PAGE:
Jamie boils over with fury at state of school meals

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The Independent Online

* Dinner ladies and Turkey Twizzlers beware: Jamie Oliver is back wielding a ladle in anger in Britain's school kitchens.

The chef's stomach-churning television crusade last year shamed school caterers with the unhealthy offerings, and forced ministers to talk about providing nutritious alternatives.

He flagged the Department for Education's reluctance to spend more than 45 pence a meal - a quarter of the cost of prison food - and the impact this had on children's classroom concentration and long-term health.

One year on, Oliver, above, says the Government's commitment to the project "is not good enough".

"It is so frustrating," he tells me at the GQ Men of the Year awards. "There has been progress - I don't want to knock the good work that's been done.

"But it is so slow, and we found places where the message has not even registered, where kids are still eating the same crap.

"There have been a lot of nice words on what they will do, but I'd be lying if I said I wasn't disappointed. It's the same old excuses and we're still waiting to see if the Government is taking this seriously. Our kids deserve better."

The Department for Education says it is spending £460m to ensure healthy meals in every school, every day. "It important that we concentrate on where school food is now, not where it was," says a spokesman, "Children returning to school this term will find canteens full of healthy food and drink."

Don't all rush at once!

* Is that the screech of a handbrake turn I hear?

Fans of the model and actress Kelly Brook may recall her television debut as a presenter on The Big Breakfast. Particularly how, after six months - and to the consternation of many male viewers - she was sacked, reportedly for her inability to read an autocue.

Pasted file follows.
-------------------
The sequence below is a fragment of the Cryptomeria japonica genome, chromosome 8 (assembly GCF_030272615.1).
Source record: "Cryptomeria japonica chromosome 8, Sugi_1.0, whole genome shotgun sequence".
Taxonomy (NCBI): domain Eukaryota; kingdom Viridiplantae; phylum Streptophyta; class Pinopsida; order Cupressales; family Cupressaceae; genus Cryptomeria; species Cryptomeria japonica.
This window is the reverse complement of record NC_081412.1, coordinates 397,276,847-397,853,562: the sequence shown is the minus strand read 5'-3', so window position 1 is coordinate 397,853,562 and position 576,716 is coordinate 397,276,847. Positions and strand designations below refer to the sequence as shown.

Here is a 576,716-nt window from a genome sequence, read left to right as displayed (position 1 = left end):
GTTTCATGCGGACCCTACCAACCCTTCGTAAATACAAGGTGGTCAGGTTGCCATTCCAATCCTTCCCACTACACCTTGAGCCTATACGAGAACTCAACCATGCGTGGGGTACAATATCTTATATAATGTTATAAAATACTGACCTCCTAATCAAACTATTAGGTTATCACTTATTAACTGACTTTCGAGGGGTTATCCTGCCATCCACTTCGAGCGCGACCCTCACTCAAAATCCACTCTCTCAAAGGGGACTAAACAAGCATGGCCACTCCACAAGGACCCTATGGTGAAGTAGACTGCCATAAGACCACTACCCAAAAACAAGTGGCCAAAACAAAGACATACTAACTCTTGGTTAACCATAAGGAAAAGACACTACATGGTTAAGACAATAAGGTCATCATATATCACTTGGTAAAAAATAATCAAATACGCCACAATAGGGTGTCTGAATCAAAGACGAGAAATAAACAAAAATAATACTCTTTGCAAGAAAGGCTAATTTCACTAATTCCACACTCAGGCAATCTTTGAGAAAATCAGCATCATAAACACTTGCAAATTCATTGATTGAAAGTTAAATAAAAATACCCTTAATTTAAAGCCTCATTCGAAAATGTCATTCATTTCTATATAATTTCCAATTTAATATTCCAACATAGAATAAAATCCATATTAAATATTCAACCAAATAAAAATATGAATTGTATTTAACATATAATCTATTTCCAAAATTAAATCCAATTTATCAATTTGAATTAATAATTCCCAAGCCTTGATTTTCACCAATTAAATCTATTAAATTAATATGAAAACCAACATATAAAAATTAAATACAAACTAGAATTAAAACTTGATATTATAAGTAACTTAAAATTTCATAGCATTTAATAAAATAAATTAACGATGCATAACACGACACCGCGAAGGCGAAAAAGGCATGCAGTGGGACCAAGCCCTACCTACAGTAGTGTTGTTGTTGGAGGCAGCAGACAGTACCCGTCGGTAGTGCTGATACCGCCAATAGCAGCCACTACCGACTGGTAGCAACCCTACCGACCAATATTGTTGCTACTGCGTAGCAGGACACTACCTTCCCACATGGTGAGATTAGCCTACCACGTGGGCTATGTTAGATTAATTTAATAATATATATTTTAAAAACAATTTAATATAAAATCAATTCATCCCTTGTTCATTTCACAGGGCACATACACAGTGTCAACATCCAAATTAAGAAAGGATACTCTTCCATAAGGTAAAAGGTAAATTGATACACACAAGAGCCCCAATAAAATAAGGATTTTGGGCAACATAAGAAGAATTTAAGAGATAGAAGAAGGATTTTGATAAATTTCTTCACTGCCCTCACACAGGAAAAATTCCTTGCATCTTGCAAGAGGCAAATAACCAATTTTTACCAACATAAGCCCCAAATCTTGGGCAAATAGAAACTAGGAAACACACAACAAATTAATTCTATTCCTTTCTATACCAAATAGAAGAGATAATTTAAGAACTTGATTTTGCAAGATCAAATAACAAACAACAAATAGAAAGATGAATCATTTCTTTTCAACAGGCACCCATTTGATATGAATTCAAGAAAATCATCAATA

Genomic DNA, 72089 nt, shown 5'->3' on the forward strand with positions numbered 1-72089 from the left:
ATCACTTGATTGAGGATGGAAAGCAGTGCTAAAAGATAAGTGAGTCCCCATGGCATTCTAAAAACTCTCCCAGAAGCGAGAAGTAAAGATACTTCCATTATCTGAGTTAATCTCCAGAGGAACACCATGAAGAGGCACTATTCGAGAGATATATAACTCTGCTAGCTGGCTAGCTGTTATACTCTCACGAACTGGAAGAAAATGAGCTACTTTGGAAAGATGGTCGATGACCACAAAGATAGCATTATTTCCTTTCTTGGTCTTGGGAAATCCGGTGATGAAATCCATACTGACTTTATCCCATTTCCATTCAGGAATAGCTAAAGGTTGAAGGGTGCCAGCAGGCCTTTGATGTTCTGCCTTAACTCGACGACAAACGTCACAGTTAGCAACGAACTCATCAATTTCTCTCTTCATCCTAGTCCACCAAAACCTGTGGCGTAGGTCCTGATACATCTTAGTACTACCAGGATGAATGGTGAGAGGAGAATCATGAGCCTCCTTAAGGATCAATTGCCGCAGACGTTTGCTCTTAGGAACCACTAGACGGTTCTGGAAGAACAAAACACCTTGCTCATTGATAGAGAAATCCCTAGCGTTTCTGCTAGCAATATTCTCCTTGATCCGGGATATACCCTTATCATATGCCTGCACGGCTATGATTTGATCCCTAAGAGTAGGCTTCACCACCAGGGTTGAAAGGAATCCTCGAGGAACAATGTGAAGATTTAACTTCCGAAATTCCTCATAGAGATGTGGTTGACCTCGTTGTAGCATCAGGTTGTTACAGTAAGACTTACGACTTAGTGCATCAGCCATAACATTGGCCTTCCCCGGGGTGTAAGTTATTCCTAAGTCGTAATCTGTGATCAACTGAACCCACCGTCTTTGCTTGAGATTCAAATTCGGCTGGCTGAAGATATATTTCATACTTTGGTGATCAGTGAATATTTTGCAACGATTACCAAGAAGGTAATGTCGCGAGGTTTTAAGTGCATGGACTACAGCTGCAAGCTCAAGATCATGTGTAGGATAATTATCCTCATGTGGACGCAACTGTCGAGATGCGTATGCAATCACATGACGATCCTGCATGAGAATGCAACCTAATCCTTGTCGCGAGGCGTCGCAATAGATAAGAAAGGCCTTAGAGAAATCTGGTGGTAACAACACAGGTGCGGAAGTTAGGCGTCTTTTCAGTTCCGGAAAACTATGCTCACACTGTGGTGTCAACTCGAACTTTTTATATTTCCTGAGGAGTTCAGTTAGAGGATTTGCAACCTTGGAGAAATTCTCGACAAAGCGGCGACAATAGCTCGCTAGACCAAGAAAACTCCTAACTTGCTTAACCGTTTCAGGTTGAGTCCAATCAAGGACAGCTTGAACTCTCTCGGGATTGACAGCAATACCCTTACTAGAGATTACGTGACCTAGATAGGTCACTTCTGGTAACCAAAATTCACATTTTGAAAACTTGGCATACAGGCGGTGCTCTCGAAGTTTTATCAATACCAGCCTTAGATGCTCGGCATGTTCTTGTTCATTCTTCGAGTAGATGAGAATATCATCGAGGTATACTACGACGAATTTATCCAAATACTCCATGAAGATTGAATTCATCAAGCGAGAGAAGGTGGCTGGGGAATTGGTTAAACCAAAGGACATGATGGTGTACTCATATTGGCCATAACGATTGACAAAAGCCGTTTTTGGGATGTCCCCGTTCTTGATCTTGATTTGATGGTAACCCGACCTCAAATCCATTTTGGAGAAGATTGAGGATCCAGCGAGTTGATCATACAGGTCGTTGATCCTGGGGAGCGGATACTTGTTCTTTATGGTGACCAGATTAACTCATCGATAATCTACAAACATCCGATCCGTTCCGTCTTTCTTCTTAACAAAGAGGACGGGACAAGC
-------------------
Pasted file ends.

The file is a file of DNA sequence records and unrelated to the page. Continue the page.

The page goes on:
History is in the process of being rewritten, however.

Asked in a magazine interview if she has ever been laid off, Brook replies: "No, I've always quit before they could fire me."

Asked later what the biggest misconception about her is, she insists: "That I was fired off The Big Breakfast."

Strange. She has readily admitted the opposite before, just last year telling an interviewer: "Getting sacked removed all traces of ego that might have been lurking - and made me grow up."

Which was it?

* Sir Stirling Moss is said to be the greatest driver never to win the Formula One world championship.

A thrill, then, for racing fans to see the 76-year-old hurtle around the bends at the 1950s-style Goodwood Revival festival.

"This is a hell of a lot more exciting than Formula One is today," a grinning Moss tells me. "F1 may be fast and can be interesting but it is no longer exciting because there's less overtaking.

"Look at these 1950s cars - they are a thrill to drive or watch. You have the lead changing all of the time, no one quite sure who is going to win.

"And the fans come to the pits and touch the cars. Nowadays, Formula One drivers mostly fly in in their helicopters and live in their motor homes so the crowd can't get anywhere near them."

* A leaked Downing Street memo has revealed that our Prime Minister's remaining allies are drafting a "farewell tour" so he can "go with the crowds wanting more... the star who won't even play that last encore".

Stifle your sobs because he plans appearances on nice shows such as Blue Peter and Songs of Praise.

Might this be another embarrassing snub for the Prime Minister, however? The Songs of Praise choral gig is anything but a done deal.

"The guests we have on our programmes are a matter for the BBC - not for a third party to decide," sniffs a spokeswoman for the show.

"If we had a request from Tony Blair to appear we would consider that on its merits, the same as any other. It is absolutely not definite."

* Ding Ding! Watch out for spraying blood in the front-row seats, folks: two of Fleet Street's grande dames are nose to nose in the ring. Tuesday night's launch of Sandra Howard's novel Glass Houses erupted when the Evening Standard editor Veronica Wadley cornered columnist Cristina Odone. Odone, pictured left, had unruffled Wadley's barnet by predicting "the end for the Evening Standard". Politicians and canapé waiters gaped in astonishment as the editor "hairdried" her critic. "It was very scary," reports Odone. "I looked around for support but everyone had backed away in fear." Says Wadley, right: "She should check her facts. It is unprofessional to publish tittle-tattle without speaking to me first." Rrrround two!